Hogan’s Law of Consistency & Law of Conformity
Maybe Kevin Hogan has summed the real reason that people don’t adopt the ideas of requisite organization / stratified systems theory. We know that people will hear the ideas, acknowledge that they represent an underlying reality and even admit that if they were adopted many of their complaints would be addressed.
And then they say “No way am I going to organize that way!”
Machiavelli told us that anyone who wants to bring about a new order of things is pretty much screwed because (1) the people in power now aren’t going to be happy about changing and (2) everyone else isn’t going to back a dark horse and end up ticking off the people who will end up staying in power. It’s actually remarkable that anything changes at all.
Hogan, in a book from 1999, sums up the situation pretty well:
Recall that the law of consistency says, “When an individual announces in writing or verbally [sic] a position on any issue or point of view, he will strongly tend to defend that belief regardless of its accuracy even in the face of overwhelming evidence to the contrary.”
Take, for instance, the example of the man who always buys a certain brand of car. He says it’s the best and professes this profusely to anyone who buys another type of car. When he’s shown in writing that the maintenance and repair record of that car is much worse than other cars of similar size and cost, he will most likely find some reason to dismiss the information and continue believing that his car is still the best.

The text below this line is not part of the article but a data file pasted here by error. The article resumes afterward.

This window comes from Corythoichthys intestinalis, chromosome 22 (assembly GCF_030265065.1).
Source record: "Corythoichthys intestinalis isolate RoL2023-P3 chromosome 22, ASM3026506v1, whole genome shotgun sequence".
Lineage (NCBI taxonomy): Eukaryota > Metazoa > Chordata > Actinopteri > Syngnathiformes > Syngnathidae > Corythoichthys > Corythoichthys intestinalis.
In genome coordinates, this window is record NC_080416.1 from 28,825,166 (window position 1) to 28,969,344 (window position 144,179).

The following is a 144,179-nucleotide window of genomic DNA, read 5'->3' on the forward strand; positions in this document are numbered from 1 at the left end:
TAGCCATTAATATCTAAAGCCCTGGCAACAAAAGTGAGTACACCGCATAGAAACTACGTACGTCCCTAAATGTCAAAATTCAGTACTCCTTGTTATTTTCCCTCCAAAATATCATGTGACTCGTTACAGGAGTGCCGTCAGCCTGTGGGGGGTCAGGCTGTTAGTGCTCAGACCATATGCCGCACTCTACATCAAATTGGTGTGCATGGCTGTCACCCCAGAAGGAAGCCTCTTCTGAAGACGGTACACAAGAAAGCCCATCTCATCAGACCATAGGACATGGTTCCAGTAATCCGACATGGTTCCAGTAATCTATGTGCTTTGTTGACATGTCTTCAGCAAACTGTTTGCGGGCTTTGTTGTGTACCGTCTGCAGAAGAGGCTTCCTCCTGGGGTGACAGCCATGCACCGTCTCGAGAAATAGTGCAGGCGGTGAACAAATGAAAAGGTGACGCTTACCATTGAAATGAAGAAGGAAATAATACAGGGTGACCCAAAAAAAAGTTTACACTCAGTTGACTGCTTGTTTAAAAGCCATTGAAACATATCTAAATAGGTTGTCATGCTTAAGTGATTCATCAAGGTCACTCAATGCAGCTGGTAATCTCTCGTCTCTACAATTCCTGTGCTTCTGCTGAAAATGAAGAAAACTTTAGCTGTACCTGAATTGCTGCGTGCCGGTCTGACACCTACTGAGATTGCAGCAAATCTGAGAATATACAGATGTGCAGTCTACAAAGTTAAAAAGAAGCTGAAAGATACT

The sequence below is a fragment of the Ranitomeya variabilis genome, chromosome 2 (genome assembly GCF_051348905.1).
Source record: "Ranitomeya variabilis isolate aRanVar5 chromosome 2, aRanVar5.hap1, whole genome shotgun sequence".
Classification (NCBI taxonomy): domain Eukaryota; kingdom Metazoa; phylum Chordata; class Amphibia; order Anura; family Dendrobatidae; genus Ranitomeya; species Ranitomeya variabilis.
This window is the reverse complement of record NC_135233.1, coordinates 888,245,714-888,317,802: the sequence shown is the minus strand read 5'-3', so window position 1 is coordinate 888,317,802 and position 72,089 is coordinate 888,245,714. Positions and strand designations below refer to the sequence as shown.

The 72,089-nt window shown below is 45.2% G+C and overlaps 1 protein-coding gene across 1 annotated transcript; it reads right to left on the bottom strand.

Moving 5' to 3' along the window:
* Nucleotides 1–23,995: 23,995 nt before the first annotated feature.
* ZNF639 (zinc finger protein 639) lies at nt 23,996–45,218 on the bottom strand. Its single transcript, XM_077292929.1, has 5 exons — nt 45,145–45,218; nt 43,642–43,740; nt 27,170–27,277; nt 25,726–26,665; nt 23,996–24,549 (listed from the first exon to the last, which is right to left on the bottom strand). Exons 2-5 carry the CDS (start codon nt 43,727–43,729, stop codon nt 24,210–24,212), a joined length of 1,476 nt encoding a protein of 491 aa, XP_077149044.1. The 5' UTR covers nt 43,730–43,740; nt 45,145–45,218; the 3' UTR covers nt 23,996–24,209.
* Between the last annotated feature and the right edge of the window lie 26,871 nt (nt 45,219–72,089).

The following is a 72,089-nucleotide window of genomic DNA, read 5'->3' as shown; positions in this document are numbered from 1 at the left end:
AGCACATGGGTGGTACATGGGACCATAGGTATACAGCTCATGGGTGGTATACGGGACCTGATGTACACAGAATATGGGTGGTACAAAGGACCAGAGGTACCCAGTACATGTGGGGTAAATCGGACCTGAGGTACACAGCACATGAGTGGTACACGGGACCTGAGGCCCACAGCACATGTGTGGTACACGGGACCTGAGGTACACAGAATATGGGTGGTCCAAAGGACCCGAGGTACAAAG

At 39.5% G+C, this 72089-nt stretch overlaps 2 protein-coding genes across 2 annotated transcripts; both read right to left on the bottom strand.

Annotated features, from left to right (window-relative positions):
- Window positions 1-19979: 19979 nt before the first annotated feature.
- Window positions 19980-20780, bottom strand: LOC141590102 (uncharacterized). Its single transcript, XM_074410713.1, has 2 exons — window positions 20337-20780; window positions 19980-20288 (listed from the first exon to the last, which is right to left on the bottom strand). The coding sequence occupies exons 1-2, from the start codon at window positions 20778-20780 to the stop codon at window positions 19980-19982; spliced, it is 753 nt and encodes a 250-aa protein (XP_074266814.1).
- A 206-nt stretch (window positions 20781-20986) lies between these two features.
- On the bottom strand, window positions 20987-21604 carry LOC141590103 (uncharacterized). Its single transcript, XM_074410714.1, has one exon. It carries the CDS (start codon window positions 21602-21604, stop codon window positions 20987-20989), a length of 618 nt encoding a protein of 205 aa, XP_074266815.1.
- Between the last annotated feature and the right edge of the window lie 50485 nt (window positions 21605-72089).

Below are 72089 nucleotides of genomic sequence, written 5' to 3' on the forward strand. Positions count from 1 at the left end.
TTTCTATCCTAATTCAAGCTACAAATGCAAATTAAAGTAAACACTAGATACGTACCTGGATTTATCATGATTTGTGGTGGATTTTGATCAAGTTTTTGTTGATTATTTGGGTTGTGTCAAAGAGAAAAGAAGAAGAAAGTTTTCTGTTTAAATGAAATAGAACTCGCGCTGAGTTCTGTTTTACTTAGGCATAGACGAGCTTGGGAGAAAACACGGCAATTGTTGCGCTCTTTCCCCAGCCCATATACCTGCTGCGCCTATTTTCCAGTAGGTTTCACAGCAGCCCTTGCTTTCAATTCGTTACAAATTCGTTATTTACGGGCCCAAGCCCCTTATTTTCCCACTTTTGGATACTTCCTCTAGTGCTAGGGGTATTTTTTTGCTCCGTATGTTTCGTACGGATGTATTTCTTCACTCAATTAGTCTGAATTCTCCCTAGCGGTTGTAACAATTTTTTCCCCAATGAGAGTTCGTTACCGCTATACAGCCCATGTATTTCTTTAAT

(Or perhaps we should just cite Kuhn.)
Almost everyone in business and organizational consulting has already put a lot of their reputation behind things that frankly are absurd. As Peter Block pointed out years ago, we don’t do stupid things like pay out bonuses for “extra effort” because they make sense or work, but simply out of faith. We say that something is true, so it must be.
They sell you the new clothes and you go prancing about totally naked, my dear business emperor.
But there’s another side to all this, and once again (most surprisingly) Hogan does a pretty good job of hitting it just right:
The law of conformity says, “Most people tend to agree to proposals, products or services that will be perceived as acceptable by the majority of his peer group.”
So, if you are a show salesman and you are pushing a new running shoe to a teen who wants Reeboks and nothing else because all her friends have Reeboks, you will not be able to sell her the new shoe. Even if the new shoe will last a year longer, stay cleaner, be more comfortable, and be better for the feet, ou will have a hard time changing her mind. It is this point that, regardless of whether you know that your idea, product, or service will help your prospect, you must let it go. Even though you would be creating a WIN/WIN situation., it would not be perceived in that manner by the other person.
[Hogan, Kevin (2004), The Psychology of Persuasion How to Persuade Others to Your Way of Thinking, Gretna, LA: Pelican Publishing Company, pp. 70.]
People who think that business leaders and even investors aren’t simply sheep ignore over a hundred years of stock market history, much less ancient things like Tulip Mania. Conformity ranks high in high ranks because no one can really judge their work. They have long time horizons until their decisions come home to roost, so to speak.
And of course as my old man told me when I was interning as an engineer, “no one ever got fired for hiring IBM.”
Or, in the low-oxygen rarified air of the C-suite, McKinsey.
People who advocate Requisite Organization (especially) with its endless system of nonsensical acronyms are simply fighting an uphill battle. It makes so much more sense to simply use some of the principles rather than insist on the whole system.
Then again, no one ever got promoted simply because he was making money for the company. Being too successful is a good way to get fired. And sued afterwards.
Domestic goat smile, Crimea, 2009. By George Chernilevsky. Public Domain